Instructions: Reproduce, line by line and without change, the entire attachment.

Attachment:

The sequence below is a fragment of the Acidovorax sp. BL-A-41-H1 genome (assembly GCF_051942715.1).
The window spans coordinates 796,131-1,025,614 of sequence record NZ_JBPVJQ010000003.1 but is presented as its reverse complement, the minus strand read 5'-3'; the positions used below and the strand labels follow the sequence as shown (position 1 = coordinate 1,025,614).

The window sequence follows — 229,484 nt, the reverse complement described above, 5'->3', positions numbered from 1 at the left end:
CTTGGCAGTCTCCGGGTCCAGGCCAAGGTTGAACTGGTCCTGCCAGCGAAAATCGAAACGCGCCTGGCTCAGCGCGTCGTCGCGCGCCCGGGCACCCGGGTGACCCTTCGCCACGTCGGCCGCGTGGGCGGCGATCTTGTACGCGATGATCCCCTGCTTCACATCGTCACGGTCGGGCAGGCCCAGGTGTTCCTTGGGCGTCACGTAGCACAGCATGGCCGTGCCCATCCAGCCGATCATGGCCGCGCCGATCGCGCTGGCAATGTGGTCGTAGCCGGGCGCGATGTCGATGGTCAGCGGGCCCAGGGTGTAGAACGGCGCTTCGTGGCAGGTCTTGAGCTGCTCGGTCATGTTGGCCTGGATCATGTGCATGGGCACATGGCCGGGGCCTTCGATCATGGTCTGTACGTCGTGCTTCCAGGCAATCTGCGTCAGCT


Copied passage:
The sequence below is a fragment of the Acidovorax sp. BL-A-41-H1 genome (assembly GCF_051942715.1).
The window spans coordinates 796,131-1,025,614 of sequence record NZ_JBPVJQ010000003.1 but is presented as its reverse complement, the minus strand read 5'-3'; the positions used below and the strand labels follow the sequence as shown (position 1 = coordinate 1,025,614).

The window sequence follows — 229,484 nt, the reverse complement described above, 5'->3', positions numbered from 1 at the left end:
CTTGGCAGTCTCCGGGTCCAGGCCAAGGTTGAACTGGTCCTGCCAGCGAAAATCGAAACGCGCCTGGCTCAGCGCGTCGTCGCGCGCCCGGGCACCCGGGTGACCCTTCGCCACGTCGGCCGCGTGGGCGGCGATCTTGTACGCGATGATCCCCTGCTTCACATCGTCACGGTCGGGCAGGCCCAGGTGTTCCTTGGGCGTCACGTAGCACAGCATGGCCGTGCCCATCCAGCCGATCATGGCCGCGCCGATCGCGCTGGCAATGTGGTCGTAGCCGGGCGCGATGTCGATGGTCAGCGGGCCCAGGGTGTAGAACGGCGCTTCGTGGCAGGTCTTGAGCTGCTCGGTCATGTTGGCCTGGATCATGTGCATGGGCACATGGCCGGGGCCTTCGATCATGGTCTGTACGTCGTGCTTCCAGGCAATCTGCGTCAGCT